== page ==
CHRISTINE: (to Karen Price) Any problems with her roommates? Any jealousies about boyfriends?
JANE RASMUSSEN: You mean Jason?
CHRISTINE: (to Jane Rasmussen after looking at her notes) Jason Weinstein?
JANE RASMUSSEN: That's right.
CHRISTINE: Any problems?
JANE RASMUSSEN: No. None.
CHRISTINE: And what Fraternity House does he belong to?
(Jane Rasmussen looks at Karen Price)
KAREN PRICE: He's GDI.
MARY BETH: What is that?
CHRISTINE: It means 'God Damned Independent'. He didn't belong to any House.
MARY BETH: Ah ha.
CHRISTINE: (to Karen Price) Now how did you and your Sisters feel about that?
JANE RASMUSSEN: Our pledges make their own decisions.
MARY BETH: Miss. Price, would you say that Miss. McHenry was happy here?
KAREN PRICE: Jamie was more of a loner. She...
JANE RASMUSSEN: But everyone liked her. All we wanted was for her to just fit in.
JASON WEINSTEIN: The only thing that I know, is that she wouldn't go out that night because she had be at the House.
CHRISTINE: Did she say anything about her Sorority initiation coming up?
JASON WEINSTEIN: Look, she never said anything about what went on in the damned House and I never asked her.
MARY BETH: How long had you and Miss. McHenry been dating?
JASON WEINSTEIN: September. Er, we met at a Fraternity rush party.
CHRISTINE: You were on the same one as Miss. McHenry?
JASON WEINSTEIN: They didn't take me. I was weeded out with the other losers. Wrong image. ...And I didn't look ...Robert Redford.
MARY BETH: Was this in Alpha Hall, this party you went to?
JASON WEINSTEIN: It's where the big men on campus compete. How much spirit you can put under your belt.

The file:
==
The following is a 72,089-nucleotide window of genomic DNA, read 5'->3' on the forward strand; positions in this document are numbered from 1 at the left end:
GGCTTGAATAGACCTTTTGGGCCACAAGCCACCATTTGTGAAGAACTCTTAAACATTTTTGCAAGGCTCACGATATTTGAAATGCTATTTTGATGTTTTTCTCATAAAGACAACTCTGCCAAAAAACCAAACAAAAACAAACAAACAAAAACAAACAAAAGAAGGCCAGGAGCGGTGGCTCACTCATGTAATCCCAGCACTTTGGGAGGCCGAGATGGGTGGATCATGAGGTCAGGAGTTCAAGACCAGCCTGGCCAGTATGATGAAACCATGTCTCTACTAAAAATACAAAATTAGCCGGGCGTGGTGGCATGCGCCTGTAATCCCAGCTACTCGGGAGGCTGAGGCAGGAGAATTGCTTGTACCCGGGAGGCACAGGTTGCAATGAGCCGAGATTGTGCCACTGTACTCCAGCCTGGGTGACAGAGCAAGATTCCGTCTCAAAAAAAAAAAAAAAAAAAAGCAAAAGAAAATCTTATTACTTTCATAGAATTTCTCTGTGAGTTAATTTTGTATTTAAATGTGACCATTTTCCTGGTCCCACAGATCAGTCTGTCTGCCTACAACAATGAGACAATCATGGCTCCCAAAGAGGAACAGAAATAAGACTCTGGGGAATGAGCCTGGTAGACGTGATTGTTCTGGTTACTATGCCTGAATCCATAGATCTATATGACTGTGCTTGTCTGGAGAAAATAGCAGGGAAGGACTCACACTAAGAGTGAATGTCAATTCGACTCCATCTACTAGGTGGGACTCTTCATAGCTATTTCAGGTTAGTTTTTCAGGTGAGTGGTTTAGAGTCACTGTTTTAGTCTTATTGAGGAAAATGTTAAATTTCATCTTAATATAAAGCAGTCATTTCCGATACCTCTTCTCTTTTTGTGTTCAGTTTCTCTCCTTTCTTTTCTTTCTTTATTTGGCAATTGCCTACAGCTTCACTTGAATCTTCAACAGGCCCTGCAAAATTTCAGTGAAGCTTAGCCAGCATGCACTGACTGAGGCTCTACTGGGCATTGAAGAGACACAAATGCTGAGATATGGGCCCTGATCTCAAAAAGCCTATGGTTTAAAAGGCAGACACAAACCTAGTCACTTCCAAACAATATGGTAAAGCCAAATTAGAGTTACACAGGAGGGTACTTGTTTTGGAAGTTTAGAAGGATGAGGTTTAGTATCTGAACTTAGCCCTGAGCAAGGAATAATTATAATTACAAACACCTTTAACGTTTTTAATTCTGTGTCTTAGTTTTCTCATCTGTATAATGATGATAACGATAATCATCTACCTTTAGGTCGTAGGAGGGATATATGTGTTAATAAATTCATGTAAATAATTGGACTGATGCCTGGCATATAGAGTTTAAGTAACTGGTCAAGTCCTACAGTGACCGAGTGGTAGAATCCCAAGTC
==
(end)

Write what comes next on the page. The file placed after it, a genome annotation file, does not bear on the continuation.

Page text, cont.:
CHRISTINE: Was Jamie Lee a drinker?
JASON WEINSTEIN: She said she didn't like the stuff. Why?
MARY BETH: She was drunk when she fell to her death, Mr. Weinstein.
JASON WEINSTEIN: She didn't drink!! But there is ...a lot of things that she started doing after she joined that House.
CHRISTINE: Mrs. Tulloch said she had a very high opinion of Beta Epsilon.
JASON WEINSTEIN: Are you kidding me? If you don't wear the right clothes. If you don't come from the right family. If you don't say what they think. If it's not cool to do, then they don't want you. You have to fit their mould.
MARY BETH: And Miss. McHenry didn't?
JASON WEINSTEIN: She tried.
[Staircase/Hallway down from cafeteria]
CHRISTINE: I'm telling you, Mary Beth, it makes sense. It's something to do with initiation.
MARY BETH: I don't know, Christine. It's possible that boy has an axe to grind.
CHRISTINE: It's also possible that Jamie Lee McHenry was trying to impress them as a new pledge. Or that she didn't fit in and the criticism finally got through.
MARY BETH: Maybe.
CHRISTINE: And something went wrong. And the Sisters haven't got the guts to come forward and face the music.
MARY BETH: It's no different from cops protecting their own. ...When you think about it?
[Sorority House kitchen]
MRS. TULLOCH: Initiation? No, no, no. Both the authorities and the University both take a hard line on that. No, it's been discouraged for years.
CHRISTINE: Discouraged?! It's against the law!
MRS. TULLOCH: Sergeant, my girls loved this house and everything that it stands for. This is their home! A place to belong. Do you think they would risk losing our charter just to pull some foolish prank?!
CHRISTINE: You were sleeping! How do you know what they were doing?
MRS. TULLOCH: I know these girls! I trust them!
CHRISTINE: Well, these girls that you trusted waited one hour before they woke you up!
MRS. TULLOCH: What you're implying is ridiculous!
MARY BETH: Mrs. Tulloch,...
MRS. TULLOCH: I think you'd better leave!
(she shows the duo the door)
CHRISTINE: We'll be back.
[Detectives' Squad room]
MARY BETH: (into phone) OK. Thank you. (she rings off and joins Chris signing out) That was Legal. Judge Davis has got our affidavit.
CHRISTINE: So what does it take for he good judge to get off his bench and get us a warrant?
MARY BETH: Tomorrow we could search the rooms. Maybe. By the end of the week we will.
CHRISTINE: And the wheels of justice clank along.